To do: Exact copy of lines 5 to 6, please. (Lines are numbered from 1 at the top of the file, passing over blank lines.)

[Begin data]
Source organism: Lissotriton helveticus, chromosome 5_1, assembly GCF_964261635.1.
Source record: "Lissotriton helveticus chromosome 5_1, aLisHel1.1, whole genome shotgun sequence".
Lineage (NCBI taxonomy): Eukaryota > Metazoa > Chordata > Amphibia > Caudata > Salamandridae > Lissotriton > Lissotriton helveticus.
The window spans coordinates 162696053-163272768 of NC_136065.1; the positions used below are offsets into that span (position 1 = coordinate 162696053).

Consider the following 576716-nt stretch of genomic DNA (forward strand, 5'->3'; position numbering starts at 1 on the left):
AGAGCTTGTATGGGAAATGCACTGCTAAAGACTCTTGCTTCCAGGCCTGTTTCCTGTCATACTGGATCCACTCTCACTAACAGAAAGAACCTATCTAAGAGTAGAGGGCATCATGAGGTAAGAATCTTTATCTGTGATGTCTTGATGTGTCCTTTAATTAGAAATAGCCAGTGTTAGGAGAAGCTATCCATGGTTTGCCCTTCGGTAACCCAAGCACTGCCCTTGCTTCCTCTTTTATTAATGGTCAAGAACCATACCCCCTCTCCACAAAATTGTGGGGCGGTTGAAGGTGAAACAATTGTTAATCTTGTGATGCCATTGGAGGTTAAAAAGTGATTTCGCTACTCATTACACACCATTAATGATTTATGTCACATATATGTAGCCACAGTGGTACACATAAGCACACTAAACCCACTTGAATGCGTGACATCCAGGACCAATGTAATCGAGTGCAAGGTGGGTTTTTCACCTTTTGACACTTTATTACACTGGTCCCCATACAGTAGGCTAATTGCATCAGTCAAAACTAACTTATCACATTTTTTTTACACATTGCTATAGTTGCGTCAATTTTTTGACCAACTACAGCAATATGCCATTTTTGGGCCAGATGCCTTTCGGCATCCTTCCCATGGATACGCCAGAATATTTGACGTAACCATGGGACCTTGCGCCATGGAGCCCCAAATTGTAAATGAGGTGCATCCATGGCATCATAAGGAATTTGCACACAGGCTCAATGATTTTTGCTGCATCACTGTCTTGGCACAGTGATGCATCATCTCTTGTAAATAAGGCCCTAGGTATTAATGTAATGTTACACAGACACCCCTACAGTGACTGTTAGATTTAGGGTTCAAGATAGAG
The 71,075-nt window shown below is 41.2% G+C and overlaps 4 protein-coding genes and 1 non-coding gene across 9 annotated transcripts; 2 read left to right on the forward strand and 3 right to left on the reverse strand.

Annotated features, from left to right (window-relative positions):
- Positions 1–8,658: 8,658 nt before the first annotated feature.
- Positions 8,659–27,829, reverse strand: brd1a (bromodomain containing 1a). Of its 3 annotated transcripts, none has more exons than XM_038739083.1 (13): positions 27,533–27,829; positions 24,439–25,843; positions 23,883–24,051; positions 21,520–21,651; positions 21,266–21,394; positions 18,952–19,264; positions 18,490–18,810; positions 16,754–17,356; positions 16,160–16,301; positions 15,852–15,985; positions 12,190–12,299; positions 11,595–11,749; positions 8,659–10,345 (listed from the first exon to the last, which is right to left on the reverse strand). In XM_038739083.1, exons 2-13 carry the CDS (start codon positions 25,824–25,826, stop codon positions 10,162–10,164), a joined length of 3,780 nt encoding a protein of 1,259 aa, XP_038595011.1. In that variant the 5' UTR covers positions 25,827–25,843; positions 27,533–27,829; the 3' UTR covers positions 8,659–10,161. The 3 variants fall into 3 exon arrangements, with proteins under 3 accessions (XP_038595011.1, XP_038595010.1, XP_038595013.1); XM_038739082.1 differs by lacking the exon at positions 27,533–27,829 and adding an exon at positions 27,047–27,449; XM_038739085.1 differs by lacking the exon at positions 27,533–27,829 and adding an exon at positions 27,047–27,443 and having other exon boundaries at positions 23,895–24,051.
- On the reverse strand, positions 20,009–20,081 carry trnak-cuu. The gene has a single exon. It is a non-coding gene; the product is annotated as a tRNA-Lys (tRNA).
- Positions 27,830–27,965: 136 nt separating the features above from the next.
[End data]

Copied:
Consider the following 576716-nt stretch of genomic DNA (forward strand, 5'->3'; position numbering starts at 1 on the left):
AGAGCTTGTATGGGAAATGCACTGCTAAAGACTCTTGCTTCCAGGCCTGTTTCCTGTCATACTGGATCCACTCTCACTAACAGAAAGAACCTATCTAAGAGTAGAGGGCATCATGAGGTAAGAATCTTTATCTGTGATGTCTTGATGTGTCCTTTAATTAGAAATAGCCAGTGTTAGGAGAAGCTATCCATGGTTTGCCCTTCGGTAACCCAAGCACTGCCCTTGCTTCCTCTTTTATTAATGGTCAAGAACCATACCCCCTCTCCACAAAATTGTGGGGCGGTTGAAGGTGAAACAATTGTTAATCTTGTGATGCCATTGGAGGTTAAAAAGTGATTTCGCTACTCATTACACACCATTAATGATTTATGTCACATATATGTAGCCACAGTGGTACACATAAGCACACTAAACCCACTTGAATGCGTGACATCCAGGACCAATGTAATCGAGTGCAAGGTGGGTTTTTCACCTTTTGACACTTTATTACACTGGTCCCCATACAGTAGGCTAATTGCATCAGTCAAAACTAACTTATCACATTTTTTTTACACATTGCTATAGTTGCGTCAATTTTTTGACCAACTACAGCAATATGCCATTTTTGGGCCAGATGCCTTTCGGCATCCTTCCCATGGATACGCCAGAATATTTGACGTAACCATGGGACCTTGCGCCATGGAGCCCCAAATTGTAAATGAGGTGCATCCATGGCATCATAAGGAATTTGCACACAGGCTCAATGATTTTTGCTGCATCACTGTCTTGGCACAGTGATGCATCATCTCTTGTAAATAAGGCCCTAGGTATTAATGTAATGTTACACAGACACCCCTACAGTGACTGTTAGATTTAGGGTTCAAGATAGAG